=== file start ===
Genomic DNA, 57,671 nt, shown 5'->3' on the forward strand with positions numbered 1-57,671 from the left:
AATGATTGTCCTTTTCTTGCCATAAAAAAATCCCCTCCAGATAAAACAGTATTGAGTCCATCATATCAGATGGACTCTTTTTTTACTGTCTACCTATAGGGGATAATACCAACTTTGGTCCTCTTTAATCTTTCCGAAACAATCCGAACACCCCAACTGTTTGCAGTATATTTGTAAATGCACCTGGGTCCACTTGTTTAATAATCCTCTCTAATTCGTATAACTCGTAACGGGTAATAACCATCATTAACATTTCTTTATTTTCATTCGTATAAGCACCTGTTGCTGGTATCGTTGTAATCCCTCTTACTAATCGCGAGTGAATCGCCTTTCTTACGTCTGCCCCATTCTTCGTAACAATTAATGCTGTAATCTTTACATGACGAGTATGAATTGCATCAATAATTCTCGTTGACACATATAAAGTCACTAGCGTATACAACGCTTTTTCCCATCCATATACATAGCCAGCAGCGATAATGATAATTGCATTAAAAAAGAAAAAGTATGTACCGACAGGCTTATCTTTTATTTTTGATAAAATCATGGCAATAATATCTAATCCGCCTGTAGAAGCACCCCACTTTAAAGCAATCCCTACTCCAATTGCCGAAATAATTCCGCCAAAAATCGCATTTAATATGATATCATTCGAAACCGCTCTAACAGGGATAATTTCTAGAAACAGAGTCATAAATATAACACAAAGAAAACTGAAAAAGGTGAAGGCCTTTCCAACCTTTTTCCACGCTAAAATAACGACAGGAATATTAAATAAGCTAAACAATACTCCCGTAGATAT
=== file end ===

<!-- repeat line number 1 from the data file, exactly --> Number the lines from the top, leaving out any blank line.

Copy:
Genomic DNA, 57,671 nt, shown 5'->3' on the forward strand with positions numbered 1-57,671 from the left: